How much are you into your audience and what are the financial dynamics in today’s digital Universe?

Music sales aren’t what they used to be. You have to be creative to get around it. It’s cool to get to know people all over the place who listen to my songs and feel some connection. Sometimes I wish I were more anonymous, other times I wish I were more known. It just depends on the day and where my own psychology around the whole thing is at any given moment. It fluctuates.

What kind of community do you strive for?

A healthy, happy one that’s valued and celebrated by all other communities.

What is a gay voice and are we becoming more needy to be gentrified?

There are many different gay voices. All are valid. I don’t feel the need to be gentrified, but I’m into having rights.

How comfortable are you about being an out gay artist and gay in general?

100%. I came out early and stayed out. I have never been in the closet during my career. That sounds way more stressful than homophobia.

Is the strive for equality similar to that of the black community and what can we learn from their fight?

I think each experience has its own identity, but there are definitely parallels. Equal rights for ALL means everybody. I think a lot of the LGBT movement has been lifted from the civil rights movement. Ultimately, we are also fighting for our civil rights.

Is their a difference for you between queer and gay?

Not for me, but…to each his own.

What gives you confidence?


I kind of thought you were done with the music business. Could you see yourself live a life outside the stage lights?

I kind of thought I was, too. It turns out I just needed a 2 year break. I can totally see myself live a life outside of that…and have been since 2010…though it never really went away. Sometimes I dream of moving to the country and writing books in solitude. We’ll see where the next few years take me, I suppose…

What kind of role does aggression play in your lyrics and is their a place for it in life?

I used to be very aggressive in writing and in life. That went away when I quit drinking 4+ years ago, for the most part.

You have assumed a role as a bridge builder to the conservative arm of Christianity. Is this sustainable?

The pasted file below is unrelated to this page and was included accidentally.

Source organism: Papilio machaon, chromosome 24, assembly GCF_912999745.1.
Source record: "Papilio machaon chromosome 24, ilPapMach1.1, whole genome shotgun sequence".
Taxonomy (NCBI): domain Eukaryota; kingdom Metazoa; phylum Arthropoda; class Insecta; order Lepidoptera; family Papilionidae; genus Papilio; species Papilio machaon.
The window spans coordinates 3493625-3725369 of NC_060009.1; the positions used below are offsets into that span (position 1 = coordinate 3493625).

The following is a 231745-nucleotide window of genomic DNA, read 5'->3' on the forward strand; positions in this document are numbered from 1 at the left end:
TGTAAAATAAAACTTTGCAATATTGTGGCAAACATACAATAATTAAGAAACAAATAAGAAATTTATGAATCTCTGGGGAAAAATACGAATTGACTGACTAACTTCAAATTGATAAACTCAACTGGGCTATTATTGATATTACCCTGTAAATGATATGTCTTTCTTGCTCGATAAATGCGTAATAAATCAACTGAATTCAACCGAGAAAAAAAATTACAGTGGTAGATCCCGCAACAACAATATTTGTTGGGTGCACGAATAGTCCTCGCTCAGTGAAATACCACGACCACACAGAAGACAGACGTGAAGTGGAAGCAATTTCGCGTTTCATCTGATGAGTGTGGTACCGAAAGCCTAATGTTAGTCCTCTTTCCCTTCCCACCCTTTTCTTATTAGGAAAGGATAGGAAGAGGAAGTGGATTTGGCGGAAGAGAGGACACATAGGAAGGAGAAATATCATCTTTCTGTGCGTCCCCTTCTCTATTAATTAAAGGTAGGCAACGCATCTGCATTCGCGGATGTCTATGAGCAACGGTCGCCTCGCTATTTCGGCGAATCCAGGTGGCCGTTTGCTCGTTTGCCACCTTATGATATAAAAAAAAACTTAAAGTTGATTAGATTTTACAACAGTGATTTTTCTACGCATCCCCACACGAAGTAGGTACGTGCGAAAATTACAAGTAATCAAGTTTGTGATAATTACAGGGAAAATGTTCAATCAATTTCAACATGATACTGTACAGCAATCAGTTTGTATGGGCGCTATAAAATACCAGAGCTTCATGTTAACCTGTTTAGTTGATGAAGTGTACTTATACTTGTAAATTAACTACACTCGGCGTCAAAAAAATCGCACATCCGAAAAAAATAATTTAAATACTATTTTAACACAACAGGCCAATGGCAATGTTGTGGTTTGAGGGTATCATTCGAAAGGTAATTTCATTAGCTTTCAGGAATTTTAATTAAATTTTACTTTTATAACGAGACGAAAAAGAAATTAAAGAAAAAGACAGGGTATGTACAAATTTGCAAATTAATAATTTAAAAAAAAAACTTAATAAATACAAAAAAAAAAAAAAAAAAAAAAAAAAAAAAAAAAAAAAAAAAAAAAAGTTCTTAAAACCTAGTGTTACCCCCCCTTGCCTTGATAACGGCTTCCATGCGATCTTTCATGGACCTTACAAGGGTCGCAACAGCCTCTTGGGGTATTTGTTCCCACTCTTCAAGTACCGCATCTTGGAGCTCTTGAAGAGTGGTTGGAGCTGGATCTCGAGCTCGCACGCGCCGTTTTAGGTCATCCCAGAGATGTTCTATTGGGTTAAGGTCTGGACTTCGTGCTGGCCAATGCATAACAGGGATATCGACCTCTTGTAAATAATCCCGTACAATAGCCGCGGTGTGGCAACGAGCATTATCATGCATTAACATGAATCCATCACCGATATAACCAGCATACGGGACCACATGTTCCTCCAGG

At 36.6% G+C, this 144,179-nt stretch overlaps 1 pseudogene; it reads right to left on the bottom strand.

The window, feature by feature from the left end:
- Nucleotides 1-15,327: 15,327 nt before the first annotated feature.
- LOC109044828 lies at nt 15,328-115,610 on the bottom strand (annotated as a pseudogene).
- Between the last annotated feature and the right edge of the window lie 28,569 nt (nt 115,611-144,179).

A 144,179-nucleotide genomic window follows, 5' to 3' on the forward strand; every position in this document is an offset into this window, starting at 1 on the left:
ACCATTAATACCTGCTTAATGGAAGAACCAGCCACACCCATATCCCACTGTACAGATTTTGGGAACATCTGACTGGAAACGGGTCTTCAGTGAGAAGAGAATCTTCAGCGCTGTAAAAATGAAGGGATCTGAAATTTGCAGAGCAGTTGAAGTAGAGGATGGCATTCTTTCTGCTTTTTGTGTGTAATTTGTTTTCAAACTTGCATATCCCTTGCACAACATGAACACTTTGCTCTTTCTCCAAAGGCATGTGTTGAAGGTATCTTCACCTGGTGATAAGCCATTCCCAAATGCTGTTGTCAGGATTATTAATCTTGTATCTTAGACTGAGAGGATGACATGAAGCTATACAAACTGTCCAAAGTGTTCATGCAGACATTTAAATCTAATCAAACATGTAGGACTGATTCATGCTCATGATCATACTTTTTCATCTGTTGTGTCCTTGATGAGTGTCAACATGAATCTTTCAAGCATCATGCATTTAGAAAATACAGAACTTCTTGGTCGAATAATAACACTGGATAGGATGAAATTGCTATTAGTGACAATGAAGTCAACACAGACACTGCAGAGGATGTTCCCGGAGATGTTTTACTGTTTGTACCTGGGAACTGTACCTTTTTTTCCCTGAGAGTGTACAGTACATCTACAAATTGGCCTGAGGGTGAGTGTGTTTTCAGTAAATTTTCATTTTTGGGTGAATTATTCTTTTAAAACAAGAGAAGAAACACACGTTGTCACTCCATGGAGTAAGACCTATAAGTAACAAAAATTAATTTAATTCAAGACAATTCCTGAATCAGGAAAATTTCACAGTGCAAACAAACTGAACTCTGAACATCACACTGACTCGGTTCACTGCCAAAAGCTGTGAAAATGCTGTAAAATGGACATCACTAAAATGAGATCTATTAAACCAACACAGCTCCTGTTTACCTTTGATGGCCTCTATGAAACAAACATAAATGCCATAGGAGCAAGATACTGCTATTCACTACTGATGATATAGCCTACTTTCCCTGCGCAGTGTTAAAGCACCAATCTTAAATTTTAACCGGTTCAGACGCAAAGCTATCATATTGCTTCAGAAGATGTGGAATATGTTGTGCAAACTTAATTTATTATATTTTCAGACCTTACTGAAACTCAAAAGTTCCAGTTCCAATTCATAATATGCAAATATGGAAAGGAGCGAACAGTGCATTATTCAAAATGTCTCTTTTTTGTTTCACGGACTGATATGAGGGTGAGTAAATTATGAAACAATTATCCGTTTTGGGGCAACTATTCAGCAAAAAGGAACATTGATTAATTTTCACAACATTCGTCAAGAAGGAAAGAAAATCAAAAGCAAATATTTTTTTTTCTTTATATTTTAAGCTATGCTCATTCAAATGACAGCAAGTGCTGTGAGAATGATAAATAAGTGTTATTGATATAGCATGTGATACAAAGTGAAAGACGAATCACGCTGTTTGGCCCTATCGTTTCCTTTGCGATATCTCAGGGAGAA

I’m just trying to make the experience of queer kids who find themselves in those churches better. It has been my experience that, the more they get to know us, the less they hate us or are afraid. I have been in conversation with many different religious leaders from the evangelical church over the past couple of years and that work continues. I’m not sure I will want to stay in that role forever, and it may not always work, but I am into trying.

What role can the gay community assume in the greater society and do you feel we are still trapped in shallowness and victimhood?

We can be productive members of society and prove people wrong about us by being ourselves. I don’t think the queer community is any more trapped in shallowness and victimhood than the rest of the world. Everybody’s fucked with regards to that. It’s not just a gay thing.

What is the soul to you and do you believe in a G.O.D (a greater overall design)?

I believe we are more than our bodies, though I am agnostic to the core. I’m open to something spiritual existing, but have not found it yet.

What is the medicine the world has to swallow but doesn’t want to?


What do you do for fun besides music?

I watch things and lay perfectly still.

What have you been doing in NewYork and is that a city you could live in?

We were there on vacation. I interviewed some folks and did a little bit of press stuff while we were there but mostly we just hung out with Joey Arias and Lady Rizo and all my favorite NYC peeps!

Are you going to stay in Portland and, if yes, why?

Time will tell. I tend to move away and come back after a few years. This is the longest I’ve been here. It feels like home, though I sometimes wish I didn’t live here.

Have you buried the past or are you carrying it with you?

It’s here. Mine, my loved one’s…it doesn’t seem to know its place.

What are you looking forward to for tomorrow?

Feeling better. I miss my fucking dog.

Where can we see you perform live next?

No shows booked yet. I’m sure that’s more of a 2013 thing, though. I’m still enjoying my time away from the stage lights.

Category: Interviews, LGBT, life, Love, Music, News, Relationships, Uncategorized